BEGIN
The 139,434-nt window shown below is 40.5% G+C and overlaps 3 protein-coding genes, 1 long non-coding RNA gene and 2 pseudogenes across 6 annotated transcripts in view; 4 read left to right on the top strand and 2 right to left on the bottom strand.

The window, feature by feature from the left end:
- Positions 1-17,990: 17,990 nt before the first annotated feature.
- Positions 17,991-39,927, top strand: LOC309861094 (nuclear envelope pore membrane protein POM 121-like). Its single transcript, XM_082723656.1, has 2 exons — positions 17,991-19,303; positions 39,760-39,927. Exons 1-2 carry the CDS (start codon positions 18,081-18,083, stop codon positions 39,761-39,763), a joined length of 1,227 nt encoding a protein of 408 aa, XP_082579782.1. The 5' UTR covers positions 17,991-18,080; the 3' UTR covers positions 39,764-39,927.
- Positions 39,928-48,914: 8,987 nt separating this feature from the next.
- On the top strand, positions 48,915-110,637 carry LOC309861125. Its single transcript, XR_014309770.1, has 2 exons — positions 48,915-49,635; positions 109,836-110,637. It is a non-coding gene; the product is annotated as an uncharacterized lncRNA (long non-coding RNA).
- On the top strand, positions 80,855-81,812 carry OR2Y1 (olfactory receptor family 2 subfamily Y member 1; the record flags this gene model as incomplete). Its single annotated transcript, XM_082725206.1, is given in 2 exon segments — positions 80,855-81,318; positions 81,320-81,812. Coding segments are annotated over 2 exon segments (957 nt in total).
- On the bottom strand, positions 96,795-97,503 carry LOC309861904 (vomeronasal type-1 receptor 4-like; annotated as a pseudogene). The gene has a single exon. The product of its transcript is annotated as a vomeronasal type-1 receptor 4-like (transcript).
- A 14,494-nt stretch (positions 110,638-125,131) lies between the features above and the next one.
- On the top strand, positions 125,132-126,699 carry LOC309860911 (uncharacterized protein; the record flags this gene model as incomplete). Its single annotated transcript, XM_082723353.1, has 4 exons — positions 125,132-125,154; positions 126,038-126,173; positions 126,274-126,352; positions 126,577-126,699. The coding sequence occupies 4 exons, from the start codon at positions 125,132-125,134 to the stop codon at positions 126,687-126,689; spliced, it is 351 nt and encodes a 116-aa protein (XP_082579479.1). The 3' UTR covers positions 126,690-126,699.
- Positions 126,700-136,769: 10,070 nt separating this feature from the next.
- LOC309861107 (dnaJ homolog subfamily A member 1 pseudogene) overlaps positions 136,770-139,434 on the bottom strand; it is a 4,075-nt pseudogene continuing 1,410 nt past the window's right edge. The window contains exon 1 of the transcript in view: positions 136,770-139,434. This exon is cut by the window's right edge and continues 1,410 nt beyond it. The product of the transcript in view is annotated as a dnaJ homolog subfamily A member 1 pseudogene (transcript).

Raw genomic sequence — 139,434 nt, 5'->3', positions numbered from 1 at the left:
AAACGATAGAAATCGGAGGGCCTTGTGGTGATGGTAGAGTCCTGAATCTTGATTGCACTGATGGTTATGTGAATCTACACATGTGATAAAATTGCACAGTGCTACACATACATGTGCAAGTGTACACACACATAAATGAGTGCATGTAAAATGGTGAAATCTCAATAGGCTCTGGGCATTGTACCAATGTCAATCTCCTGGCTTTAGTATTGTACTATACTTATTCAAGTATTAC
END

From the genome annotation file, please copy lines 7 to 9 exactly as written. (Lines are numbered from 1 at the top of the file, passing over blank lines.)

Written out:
- On the top strand, positions 80,855-81,812 carry OR2Y1 (olfactory receptor family 2 subfamily Y member 1; the record flags this gene model as incomplete). Its single annotated transcript, XM_082725206.1, is given in 2 exon segments — positions 80,855-81,318; positions 81,320-81,812. Coding segments are annotated over 2 exon segments (957 nt in total).
- On the bottom strand, positions 96,795-97,503 carry LOC309861904 (vomeronasal type-1 receptor 4-like; annotated as a pseudogene). The gene has a single exon. The product of its transcript is annotated as a vomeronasal type-1 receptor 4-like (transcript).
- A 14,494-nt stretch (positions 110,638-125,131) lies between the features above and the next one.